2021 is the year of reinvention, and Penny Peach’s Brain Gamez is the perfect soundtrack. Penny Peach is the multi-talented Elly Hofmaier. The singer, writer and recent University of Iowa grad released this carefully crafted five-track EP on March 5 along with an apt message: “just tryna get my mind right.”
This album unfolds like the world’s most dangerous butterfly. The first track is a prologue that expertly guides us into a genre-defying aural trip. Titled “Think More Deeply,” this is what would play at a prom if Fiona Apple was in charge of the music. If Donna Summer had come of age in the post-Reagan era and hired Johnny Greenwood of Radiohead to be her guitarist, this is how she might sound.
“Think More Deeply” is followed by “Self-Help,” which is best absorbed in a smoky basement while enjoying a mid-shelf scotch from your hip flask. “Self-Help” is garage punk poetry that gives us our first taste of Hofmaier’s fearless vocal style. It’s the perfect lead-in to “Laurelz.”
“Laurelz” is probably my favorite song on the album. Our riot grrrl foremothers would be so proud. Inspired by the darkest of ’60s psychedelia (is doom-psych a genre? It is now), “Laurelz” also features some of Hofmaier’s most experimental vocalizations. Her tone drifts from sarcastic to matter-of-fact, between humor and apprehension.
This feels like a good point to reiterate the care with which this album has been assembled. This is not the sophomore product of an overwhelmed amateur. Even as she plays with style, her performance remains consistently self-assured.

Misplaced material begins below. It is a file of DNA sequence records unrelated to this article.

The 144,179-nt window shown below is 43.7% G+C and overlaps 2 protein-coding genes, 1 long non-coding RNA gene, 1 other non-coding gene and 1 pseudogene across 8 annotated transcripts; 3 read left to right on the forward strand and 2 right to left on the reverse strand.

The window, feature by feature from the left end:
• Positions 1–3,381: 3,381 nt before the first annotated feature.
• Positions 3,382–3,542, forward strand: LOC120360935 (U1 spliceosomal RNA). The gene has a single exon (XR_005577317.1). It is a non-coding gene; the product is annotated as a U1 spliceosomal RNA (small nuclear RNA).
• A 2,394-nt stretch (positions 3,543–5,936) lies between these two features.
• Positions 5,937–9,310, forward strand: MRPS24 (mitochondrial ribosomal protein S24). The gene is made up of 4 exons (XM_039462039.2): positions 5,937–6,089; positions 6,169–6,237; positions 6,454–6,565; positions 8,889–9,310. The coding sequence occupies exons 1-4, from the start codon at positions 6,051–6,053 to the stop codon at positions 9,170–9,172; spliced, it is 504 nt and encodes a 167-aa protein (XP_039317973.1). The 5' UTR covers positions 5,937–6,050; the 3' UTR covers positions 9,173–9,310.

It’s that attitude, imbued in every song, that truly unifies this body of work. Compared to “Laurelz,” the track that follows is a stylistic 180. “Leddin It All Go” is a soul-inspired ode to the before times and the reasons we reinvent ourselves in the first place: to put the past behind us and move forward into what is hopefully a bright new future.
The song begins, sweet and melancholic, with Hofmaier easily strumming her guitar. This is before she exercises her full vocal range, building up to a primal yell that—one presumes—signifies the actual act of letting go, so to speak.
(Disclaimer: “Leddin It All Go” contains emergency sirens, which is an audio pet peeve of mine. Are we not in agreement, as a culture and as a species, that emergency sirens in music need to go?)
Hofmaier saves her best-known song for last. “Bangz” is relatable as hell and the perfect sign-off for the record of this era. This is Penny Peach at her most soulful. She leaves us with “Maybe I’ll go by Eleanor / or maybe I’ll cut my bangz.”
Oh man. Maybe this is my favorite song on the album. She should perform a duet with Lizzo. They’d be perfect together singing about 2 a.m. takeout and losing their house keys.
This article was originally published in Little Village issue 293.